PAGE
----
Of course this differs depending on if you’re on Instagram or Twitter or Facebook, but I think that saying “thank you” is always the classy thing to do. Put yourself in the shoes of your admirers. Wouldn’t you like your kind words to at least be acknowledged? Otherwise, why say anything?

Stay classy, friends,

Kassieboo

Journal 8

The only source of knowledge is experience. (Albert Einstein)

I just wanted to do a quick check-in on how my blogging is going at the moment.

Traffic

From my previous Journal posts, it’s pretty obvious that one of my goals as of late has been to increase traffic to my blog as well as followers who choose to stay and enjoy/share the content. I’ve been experimenting with a few different ways of driving traffic:

  • sharing on social media
  • posting things that I think others will find helpful/relatable
  • adding more types of media to my posts
  • trying to be funnier with my posts
  • linking out to other parts of the internet

While I am up to 700+ views (total) for this blog, I know that that number is tiny compared to what others are able to achieve daily. I’ve been looking into SEO and some of the information is helpful and some of it seems silly and disrespectful to loyal viewers. I’m wondering if maybe the topic of my blog is not resonating with enough people to actually drive traffic.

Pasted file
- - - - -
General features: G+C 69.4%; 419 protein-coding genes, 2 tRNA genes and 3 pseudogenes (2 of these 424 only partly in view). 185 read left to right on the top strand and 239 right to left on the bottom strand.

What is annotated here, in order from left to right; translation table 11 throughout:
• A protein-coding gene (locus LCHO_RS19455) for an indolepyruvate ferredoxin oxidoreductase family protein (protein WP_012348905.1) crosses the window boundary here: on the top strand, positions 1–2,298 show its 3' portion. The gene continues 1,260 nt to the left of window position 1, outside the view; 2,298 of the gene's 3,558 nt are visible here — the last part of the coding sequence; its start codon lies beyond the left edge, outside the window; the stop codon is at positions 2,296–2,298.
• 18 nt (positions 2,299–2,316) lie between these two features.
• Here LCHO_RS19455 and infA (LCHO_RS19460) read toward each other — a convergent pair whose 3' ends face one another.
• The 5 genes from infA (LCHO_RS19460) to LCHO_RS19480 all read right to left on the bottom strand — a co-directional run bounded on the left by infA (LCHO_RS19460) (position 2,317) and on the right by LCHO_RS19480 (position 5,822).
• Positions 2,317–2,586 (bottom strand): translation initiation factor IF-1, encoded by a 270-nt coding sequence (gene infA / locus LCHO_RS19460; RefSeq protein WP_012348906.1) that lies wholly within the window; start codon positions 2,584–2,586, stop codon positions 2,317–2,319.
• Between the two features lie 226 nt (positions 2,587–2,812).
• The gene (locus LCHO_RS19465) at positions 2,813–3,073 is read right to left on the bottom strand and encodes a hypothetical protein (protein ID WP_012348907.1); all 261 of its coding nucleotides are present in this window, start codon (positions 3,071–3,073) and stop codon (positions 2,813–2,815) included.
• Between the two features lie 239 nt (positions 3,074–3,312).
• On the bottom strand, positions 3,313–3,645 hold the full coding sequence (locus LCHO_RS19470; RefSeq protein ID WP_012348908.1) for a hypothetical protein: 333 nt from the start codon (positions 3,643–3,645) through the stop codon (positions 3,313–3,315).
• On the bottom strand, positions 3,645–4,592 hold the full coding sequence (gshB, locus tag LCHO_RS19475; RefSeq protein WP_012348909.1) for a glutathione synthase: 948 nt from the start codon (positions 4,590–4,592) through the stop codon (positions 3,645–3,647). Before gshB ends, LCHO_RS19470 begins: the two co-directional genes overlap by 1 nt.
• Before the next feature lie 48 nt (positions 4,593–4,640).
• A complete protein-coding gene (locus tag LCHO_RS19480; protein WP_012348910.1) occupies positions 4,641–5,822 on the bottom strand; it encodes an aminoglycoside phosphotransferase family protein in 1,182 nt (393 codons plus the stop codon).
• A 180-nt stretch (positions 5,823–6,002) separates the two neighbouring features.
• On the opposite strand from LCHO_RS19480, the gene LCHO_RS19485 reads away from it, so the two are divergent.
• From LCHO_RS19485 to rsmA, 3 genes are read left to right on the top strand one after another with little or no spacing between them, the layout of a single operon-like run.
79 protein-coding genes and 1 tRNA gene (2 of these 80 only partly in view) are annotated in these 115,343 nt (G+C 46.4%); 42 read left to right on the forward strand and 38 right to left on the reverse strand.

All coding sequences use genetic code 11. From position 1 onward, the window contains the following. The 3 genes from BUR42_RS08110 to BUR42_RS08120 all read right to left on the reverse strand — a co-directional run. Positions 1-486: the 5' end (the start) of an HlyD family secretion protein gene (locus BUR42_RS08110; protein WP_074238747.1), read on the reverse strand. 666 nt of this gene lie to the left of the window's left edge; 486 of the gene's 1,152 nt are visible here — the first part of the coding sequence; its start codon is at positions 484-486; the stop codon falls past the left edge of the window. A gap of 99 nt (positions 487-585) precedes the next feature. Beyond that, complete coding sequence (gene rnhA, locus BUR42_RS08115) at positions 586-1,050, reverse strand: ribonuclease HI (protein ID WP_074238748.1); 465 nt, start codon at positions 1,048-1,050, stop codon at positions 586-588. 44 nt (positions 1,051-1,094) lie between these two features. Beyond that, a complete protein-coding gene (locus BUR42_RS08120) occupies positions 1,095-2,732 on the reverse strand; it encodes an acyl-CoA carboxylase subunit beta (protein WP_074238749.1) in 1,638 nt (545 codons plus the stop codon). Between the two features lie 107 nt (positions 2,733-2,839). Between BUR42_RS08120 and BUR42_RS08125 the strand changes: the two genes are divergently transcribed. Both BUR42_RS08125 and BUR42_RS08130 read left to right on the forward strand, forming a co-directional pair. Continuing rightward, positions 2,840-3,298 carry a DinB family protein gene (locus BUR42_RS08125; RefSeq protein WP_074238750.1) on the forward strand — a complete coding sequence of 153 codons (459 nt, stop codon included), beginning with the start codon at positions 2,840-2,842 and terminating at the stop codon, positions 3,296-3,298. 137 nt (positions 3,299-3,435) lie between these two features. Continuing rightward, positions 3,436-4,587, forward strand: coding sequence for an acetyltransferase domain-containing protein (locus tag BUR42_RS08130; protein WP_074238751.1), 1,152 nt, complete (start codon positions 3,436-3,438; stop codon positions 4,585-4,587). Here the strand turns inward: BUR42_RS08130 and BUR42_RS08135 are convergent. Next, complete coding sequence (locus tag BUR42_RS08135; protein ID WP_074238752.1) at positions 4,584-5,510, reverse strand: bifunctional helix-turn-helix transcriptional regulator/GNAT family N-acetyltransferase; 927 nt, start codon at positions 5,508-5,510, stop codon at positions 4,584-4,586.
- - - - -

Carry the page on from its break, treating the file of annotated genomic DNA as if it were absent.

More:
My personal blog has been seeing faster traffic for each post, but that blog is way less about traffic and more a way for me to express myself. I post there to see if I am the only person who feels the way I do and I am not as concerned about driving traffic to that blog. Maybe that is how I should be approaching Classy and True as well. I’m going to try and work on this for the last couple weeks of Pub101.

Posting

I’m still having trouble posting on a regular basis. I put a lot into each post and find it somewhat tiring to try and do more than about two per week. I think that one of my problems with this is that I worry so much about how people read my blog that it takes me a few days to get over the response (usually positive) to each post.

This is something that I really want to work on in the coming months; I have a lot to say and want to share it more often.

Issues

I am still working out a few issues with blogging.